Skip to main content
Report this ad

See also:

The "end" of Tebow mania

Tim Tebow
courtesy of Wikipedia Commons

A reader took the time and trouble to email me, asking that I write this article noting the "end of the infamous" mania over Tim Tebow, as she worded it.

This isn't the first time she's made a special request that I write a specific article, but this time I decided that I'm going to humor her.

I'm afraid this won't be the article she hoped to read, though.

Last night, the New England Patriots destroyed the Denver Broncos in the playoffs 45-10, ending their season.

Many atheists like my reader/friend are celebrating the victory, certain the furor over Tim Tebow will now abate.

And it will. For the moment.

But what my determined reader and friend failed to realize is this: the controversy surrounding Tim Tebow has very little to do with his skill as a football player.

It has everything to do with Tim Tebow's public display of Christian faith and Tebow the human being.

He's going to remain a magnetic public figure with a powerful voice, long after he's finished playing football.

According to at least one poll, Tim Tebow is the most popular athlete in America today.

The visceral, irrational hatred that some have felt free to express about Tebow is not because he's better at running the option than passing the football.

It's because he kneels and prays on the sideline.

It's because Tebow publicly thanks Jesus Christ, referring to him as "Lord and Savior." He is absolutely despised simply because of what he thinks and believes.

My atheist friends suggest if he were really sincere, he'd be quiet.

If Tebow went around saying silly things like "monkeys make men", nobody would have a negative word to utter about him, the only possible exception being this humble writer.

Rick Reilly produced an excellent article for ESPN where he emphasized the authenticity of Tim Tebow the human being.

According to Reilly, Tebow is the same guy off-camera as he is in the limelight.

Admittedly, it would be easier for me to understand the reaction of my atheist friends if Tebow were exposed as a hypocrite.

Often I feel like a hypocrite in regards to my own faith, so I try not to publicly wear my faith on my sleeve.

However, it's because I fail to meet my own expectations and be more Christ-like, not because I'm ashamed of what I believe.

I wish I did "walk the walk" more like Jesus.

Or even more like Tebow.

Every week during the season, Tebow reaches out through his foundation to touch the life of someone suffering a terminal or very serious illness.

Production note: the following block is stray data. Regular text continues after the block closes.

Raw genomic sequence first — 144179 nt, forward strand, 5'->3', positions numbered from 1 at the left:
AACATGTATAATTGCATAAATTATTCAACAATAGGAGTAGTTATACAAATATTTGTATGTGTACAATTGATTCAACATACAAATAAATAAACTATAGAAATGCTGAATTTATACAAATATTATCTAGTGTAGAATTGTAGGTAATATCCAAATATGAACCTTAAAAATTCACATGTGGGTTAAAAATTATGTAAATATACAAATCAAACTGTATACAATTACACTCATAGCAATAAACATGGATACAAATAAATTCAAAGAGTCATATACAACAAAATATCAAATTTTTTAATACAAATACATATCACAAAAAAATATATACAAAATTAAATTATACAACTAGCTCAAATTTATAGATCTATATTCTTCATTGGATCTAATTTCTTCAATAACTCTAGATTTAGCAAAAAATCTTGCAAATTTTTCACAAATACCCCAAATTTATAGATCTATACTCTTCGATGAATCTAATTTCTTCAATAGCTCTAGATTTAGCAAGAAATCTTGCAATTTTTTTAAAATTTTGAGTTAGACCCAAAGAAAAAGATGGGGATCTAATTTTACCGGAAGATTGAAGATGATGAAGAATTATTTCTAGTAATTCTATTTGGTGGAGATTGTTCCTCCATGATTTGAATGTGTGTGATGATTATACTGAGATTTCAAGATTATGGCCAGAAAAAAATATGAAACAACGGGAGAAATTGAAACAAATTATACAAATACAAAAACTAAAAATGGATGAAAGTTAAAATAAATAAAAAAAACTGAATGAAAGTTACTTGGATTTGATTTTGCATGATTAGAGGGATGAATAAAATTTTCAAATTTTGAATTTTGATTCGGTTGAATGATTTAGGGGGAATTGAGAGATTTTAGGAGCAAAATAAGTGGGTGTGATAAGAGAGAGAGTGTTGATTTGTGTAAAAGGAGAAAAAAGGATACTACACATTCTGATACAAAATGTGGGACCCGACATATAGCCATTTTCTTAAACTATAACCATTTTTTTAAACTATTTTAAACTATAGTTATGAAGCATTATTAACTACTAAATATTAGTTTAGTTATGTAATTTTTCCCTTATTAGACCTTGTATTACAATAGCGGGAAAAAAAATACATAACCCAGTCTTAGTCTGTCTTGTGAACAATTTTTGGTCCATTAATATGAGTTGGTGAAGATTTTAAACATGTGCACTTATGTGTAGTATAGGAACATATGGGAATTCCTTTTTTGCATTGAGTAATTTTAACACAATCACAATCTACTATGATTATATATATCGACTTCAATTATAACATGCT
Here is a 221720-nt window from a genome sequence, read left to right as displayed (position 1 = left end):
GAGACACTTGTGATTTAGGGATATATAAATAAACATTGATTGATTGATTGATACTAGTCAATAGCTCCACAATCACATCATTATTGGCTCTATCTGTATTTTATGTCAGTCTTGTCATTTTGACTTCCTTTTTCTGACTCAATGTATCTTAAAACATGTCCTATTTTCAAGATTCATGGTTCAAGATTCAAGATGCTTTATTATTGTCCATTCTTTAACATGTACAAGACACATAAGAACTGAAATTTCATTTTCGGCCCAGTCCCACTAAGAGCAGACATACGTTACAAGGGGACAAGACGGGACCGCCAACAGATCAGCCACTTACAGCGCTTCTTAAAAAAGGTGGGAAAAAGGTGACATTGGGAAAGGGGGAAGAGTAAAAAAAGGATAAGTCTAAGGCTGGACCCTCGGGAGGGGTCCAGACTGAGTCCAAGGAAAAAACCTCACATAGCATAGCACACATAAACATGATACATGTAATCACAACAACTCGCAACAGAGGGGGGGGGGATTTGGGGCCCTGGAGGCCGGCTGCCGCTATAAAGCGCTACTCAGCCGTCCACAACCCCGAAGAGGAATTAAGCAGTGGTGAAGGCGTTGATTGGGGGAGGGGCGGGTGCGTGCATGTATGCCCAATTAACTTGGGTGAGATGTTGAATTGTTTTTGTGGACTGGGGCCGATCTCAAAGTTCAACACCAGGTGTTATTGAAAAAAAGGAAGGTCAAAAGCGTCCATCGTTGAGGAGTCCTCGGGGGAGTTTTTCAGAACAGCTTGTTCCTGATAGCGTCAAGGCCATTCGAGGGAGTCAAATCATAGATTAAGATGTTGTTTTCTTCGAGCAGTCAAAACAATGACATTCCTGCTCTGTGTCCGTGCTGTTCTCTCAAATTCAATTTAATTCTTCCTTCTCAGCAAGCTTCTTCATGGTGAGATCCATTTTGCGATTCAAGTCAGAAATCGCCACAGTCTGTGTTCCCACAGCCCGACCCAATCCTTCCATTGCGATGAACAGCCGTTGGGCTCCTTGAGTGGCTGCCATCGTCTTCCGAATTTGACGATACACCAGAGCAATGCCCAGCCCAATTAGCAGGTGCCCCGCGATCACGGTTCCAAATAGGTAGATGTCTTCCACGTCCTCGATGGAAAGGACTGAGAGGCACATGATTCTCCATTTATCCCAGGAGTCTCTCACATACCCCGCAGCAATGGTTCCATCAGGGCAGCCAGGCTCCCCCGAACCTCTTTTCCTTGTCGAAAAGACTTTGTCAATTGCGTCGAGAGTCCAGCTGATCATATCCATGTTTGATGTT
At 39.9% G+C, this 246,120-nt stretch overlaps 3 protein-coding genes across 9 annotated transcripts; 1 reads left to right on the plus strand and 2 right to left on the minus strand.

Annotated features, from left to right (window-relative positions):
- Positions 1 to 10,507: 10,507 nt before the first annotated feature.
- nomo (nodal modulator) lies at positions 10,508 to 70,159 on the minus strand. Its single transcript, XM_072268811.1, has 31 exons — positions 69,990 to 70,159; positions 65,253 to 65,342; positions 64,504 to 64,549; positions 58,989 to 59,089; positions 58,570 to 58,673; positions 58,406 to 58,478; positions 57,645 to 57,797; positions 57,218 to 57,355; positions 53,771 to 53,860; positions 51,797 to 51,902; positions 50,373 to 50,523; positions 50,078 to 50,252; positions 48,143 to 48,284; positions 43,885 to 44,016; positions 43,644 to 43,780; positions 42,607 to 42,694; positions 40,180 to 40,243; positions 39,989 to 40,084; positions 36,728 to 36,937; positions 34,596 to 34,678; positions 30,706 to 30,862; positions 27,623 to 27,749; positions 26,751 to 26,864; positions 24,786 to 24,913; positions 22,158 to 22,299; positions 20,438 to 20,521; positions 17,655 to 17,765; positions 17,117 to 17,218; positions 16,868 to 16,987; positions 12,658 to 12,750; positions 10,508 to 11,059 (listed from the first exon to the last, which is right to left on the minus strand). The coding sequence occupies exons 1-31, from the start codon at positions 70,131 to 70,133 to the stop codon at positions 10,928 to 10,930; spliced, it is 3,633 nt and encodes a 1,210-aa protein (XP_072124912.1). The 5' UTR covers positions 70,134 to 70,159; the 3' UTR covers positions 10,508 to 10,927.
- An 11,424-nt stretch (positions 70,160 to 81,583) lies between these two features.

After the biggest win of his life over the Pittsburgh Steelers, the first name Tebow mentioned in his press conference afterward was not the receiver of his game winning TD pass, but Bailey Knaub, a 16 year-old girl who has suffered through 73 surgeries in her short life.

With Tebow, it's never about him. It's always about someone else.

Personally, I'm much more selfish than that.

Actually, I've already written about Tebow on my personal blog a couple of times, once about "The mystery of Tim Tebow" and then "The inspiration of Tim Tebow."

And now that I've written about "The end of Tebow mania" for the Examiner, maybe we can leave the guy alone until spring training.

All of that said, my atheist friends who despise him so are going to be sorely disappointed if they think they have heard the last of Tim Tebow.

Granted, he will probably never be the most successful passing quarterback in the NFL or have the "best" arm.

Could he eventually win a Super Bowl?

You'd better believe it. But football is a team sport. Much will depend on the players around Tebow.

But he's got the heart of a champion, no question.

If I have learned anything about Tim Tebow since the days his tenure as the leader of the Florida Gators, it is that I would never bet against him.

I dreaded those Saturdays when his Gator teams played my beloved Georgia Bulldogs.

I cheered whenever Florida lost, seldom though it was.

As an ardent football fan who considers himself reasonably knowledgeable about the sport, before last week's playoff game I would have bet my house on the Pittsburgh Steelers...not because I dislike Tebow or didn't want "him" to win, but because common sense told me that Pittsburgh would destroy Denver.

Kind of like the Patriots just did.

And if I were a gambling man, I would be homeless today.

I've learned to trust that my common sense can only take me so far...

To be absolutely clear, I do not think God loves Tim Tebow more than any other human.

God loves us all. And of all people, Tim Tebow gets that.

What Tebow is obviously trying to do is show us how to love each other like God loves us.

And I'd have to say that he's doing an excellent job of it, by almost every account.


Report this ad